What? Joe Allen first opened in London in 1977 as a sister restaurant to the original in New York. Dimly lit and atmospheric, it’s known for being the unofficial “staff canteen” of the West End; where agents, actors, critics and those looking for a glimpse of the latest Tony-winner come to eat and enjoy the convivial surroundings. The wooden floors and brick walls adorned with theatre memorabilia add to the insider backstage vibe. Arguably the best American-style restaurant in London, Joe Allen couldn’t be a more fun place to start a theatre visit.
Best for Friends before a show, although the children’s menu and attentive staff (out-of-work actors and dancers) mean all are welcome.
Menu Comfort food done to the highest standard. The not-so-secret, secret burger is juicy in the middle with gooey cheese, a soft brioche bun and crisp lettuce and tomato – after 30 years it’s still one of the best around. Joe Allen holds the trophy for being one of the first restaurants in London to do a proper Caesar salad. And on our visit, Joe’s salmon fishcake, poached egg and sautéed baby spinach, with decadent tarragon and mustard sauce, was cooked to perfection, while my son was talking about the Junior Knickerbocker Brownie for days afterwards. But you don’t just come for the food, Joe Allen is all about the atmosphere and history.
Price Two courses for £15.95, three courses for £18.95. 12.00-19.00pm, daily.
Closest theatres Lyceum Theatre, showing The Lion King. Plus the Vaudeville and Theatre Royal on Drury Lane.
Address 2 Burleigh St, WC2E 7PX
What? There was a time when it was near impossible to get a good meal around Victoria, but the area’s dining scene has been transformed in recent years and Aster, a vast 10,000 square foot venue stretching over two floors, is leading the charge. Combining the look and feel of a smart Parisian brasserie (think marble bar and brass fittings) with touchpoints of mid-century Scandi minimalism, it’s a luxurious yet surprisingly cosy space that’s so hygge you might even struggle to get to your show.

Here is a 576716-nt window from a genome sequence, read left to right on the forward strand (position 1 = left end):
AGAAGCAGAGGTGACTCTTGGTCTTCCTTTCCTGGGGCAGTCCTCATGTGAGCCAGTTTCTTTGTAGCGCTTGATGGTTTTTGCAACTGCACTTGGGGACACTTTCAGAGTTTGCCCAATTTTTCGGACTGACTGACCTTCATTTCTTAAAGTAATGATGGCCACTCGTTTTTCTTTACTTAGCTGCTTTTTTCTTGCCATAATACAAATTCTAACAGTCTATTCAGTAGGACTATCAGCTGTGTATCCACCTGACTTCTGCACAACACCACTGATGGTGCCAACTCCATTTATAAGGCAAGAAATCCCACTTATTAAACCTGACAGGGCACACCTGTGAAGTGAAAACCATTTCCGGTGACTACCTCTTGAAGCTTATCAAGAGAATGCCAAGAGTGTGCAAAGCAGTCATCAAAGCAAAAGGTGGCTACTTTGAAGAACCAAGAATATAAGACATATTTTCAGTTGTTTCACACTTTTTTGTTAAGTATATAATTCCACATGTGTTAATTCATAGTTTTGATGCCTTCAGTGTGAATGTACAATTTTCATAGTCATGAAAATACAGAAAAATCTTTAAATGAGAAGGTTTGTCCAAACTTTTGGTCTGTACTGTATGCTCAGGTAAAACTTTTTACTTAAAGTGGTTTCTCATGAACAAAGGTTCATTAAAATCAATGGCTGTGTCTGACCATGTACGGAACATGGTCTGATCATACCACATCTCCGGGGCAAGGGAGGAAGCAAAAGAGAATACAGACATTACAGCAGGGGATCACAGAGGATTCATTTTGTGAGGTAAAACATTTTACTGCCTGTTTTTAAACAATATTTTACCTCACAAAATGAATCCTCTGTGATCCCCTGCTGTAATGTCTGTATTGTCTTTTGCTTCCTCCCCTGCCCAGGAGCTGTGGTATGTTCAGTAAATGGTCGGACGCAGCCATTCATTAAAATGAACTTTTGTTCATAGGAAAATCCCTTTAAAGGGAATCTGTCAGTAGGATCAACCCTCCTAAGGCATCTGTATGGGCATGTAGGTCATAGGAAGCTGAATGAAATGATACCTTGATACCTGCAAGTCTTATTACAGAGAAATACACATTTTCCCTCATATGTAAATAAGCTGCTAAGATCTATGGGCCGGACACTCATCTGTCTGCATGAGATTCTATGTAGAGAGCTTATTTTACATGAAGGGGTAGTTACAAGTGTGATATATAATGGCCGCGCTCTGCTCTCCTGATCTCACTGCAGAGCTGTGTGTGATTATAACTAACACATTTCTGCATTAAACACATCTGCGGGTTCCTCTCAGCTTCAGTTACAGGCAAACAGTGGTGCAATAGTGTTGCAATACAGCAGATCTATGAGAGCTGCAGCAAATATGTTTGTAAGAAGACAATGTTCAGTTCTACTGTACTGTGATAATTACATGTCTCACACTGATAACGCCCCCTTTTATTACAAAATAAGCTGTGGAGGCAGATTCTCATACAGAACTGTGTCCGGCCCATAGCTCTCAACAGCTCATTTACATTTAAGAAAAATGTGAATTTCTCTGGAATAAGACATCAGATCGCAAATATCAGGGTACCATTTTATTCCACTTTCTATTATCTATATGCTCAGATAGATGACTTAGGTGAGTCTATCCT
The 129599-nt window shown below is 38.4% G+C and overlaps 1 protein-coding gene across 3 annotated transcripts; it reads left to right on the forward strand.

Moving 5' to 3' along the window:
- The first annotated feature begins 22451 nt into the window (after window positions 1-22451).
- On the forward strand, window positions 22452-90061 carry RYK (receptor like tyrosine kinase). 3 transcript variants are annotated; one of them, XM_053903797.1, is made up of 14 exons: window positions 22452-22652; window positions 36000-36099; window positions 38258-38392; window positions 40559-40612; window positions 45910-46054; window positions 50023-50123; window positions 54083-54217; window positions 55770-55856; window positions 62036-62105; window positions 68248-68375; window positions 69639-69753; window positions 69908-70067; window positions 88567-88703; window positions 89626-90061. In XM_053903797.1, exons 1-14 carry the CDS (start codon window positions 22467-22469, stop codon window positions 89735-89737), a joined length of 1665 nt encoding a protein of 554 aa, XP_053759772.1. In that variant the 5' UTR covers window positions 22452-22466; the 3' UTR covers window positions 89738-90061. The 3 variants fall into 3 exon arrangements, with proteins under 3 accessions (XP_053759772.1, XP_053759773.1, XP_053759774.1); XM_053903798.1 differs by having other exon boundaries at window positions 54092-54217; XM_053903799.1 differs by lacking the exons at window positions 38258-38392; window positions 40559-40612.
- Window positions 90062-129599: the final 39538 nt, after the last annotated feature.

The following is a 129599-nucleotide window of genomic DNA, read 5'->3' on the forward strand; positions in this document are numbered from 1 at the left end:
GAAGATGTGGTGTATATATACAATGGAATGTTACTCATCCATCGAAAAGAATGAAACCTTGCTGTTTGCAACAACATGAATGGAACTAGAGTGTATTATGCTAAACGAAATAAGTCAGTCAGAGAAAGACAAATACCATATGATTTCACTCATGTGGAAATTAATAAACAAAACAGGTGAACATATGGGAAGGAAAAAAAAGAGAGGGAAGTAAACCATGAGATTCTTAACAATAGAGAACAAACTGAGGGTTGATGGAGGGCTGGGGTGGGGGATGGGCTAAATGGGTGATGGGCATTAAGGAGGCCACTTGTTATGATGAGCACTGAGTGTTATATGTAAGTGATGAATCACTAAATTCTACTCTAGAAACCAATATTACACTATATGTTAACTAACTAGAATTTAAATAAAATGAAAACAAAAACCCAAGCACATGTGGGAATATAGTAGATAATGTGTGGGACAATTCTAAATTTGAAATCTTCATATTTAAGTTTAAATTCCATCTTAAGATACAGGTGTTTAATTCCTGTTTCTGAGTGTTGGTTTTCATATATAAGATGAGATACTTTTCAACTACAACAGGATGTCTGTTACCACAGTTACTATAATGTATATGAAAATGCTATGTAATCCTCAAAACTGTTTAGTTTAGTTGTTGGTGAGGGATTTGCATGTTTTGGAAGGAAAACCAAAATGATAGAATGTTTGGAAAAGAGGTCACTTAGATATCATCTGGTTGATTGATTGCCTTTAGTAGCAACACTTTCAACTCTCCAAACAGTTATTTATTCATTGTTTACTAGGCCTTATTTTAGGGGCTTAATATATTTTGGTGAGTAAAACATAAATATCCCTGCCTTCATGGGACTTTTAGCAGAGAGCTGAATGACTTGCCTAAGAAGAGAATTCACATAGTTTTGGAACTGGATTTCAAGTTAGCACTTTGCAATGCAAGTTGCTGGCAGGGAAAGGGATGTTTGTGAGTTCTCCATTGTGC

Best for A very special occasion. With Hamilton showing around the corner at the Victoria Palace Theatre, you can enjoy a top-notch meal followed by the best show in town.
Menu Finnish chef Helena Puolakka describes her style of cooking at Aster as French meets Nordic, and while such fusion can often lead to a muddle of unsympathetic ingredients, Puolakka’s approach is far more subtle – and successful – with both cuisines existing separately on the menu. So a starter of Aster cured salmon, pickled cucumber and sweet mustard dressing might be followed by chicken ballotine with celeriac purée.
Price Two courses for £20, three courses for £24, both including a glass of champagne. 21.30-22.45, daily.
Closest theatres Victoria Palace Theatre, Apollo Victoria
Address 150 Victoria St, Westminster, SW1E 5LB
What? Nestled in a former art gallery a short stroll from both The Ritz and Fortnum & Mason, this West End haven is the second of Michelin-starred chef Angela Hartnett’s more relaxed Italian restaurants. Don’t expect candles in bottles of chianti and comically huge pepper grinders though. Cafe Murano’s sleek, Russell Sage-designed interior – think dark wood, inviting oxblood banquettes and a low-lit marble-topped bar – only serves to amplify a menu characterised by hearty updated classics.
Best for Famished families looking to escape the hubbub of Piccadilly’s tourist traffic.
Menu Hartnett excels at warming, belly-filling dishes that go beyond the trattoria staples. So humble chickpeas are elevated by the intense umami hit of an anchovy salad, hake stew with potato and oregano packs complex layered flavour and zelten – a traditional, spiced Italian cake – comes laced with an amarena cherry cream that may induce some decidedly undignified plate-licking. Make room for the impeccably crispy mushroom arancini too.
Price Two courses for £19; Three courses for £23. Plus they’re open until 11pm for post-theatre feasting.
Closest theatres Both the Prince of Wales Theatre and Her Majesty’s Theatre are a mere 10 minutes away. Trafalgar Studios isn’t too much further, either.
Address 33 St James’s St, SW1A 1HD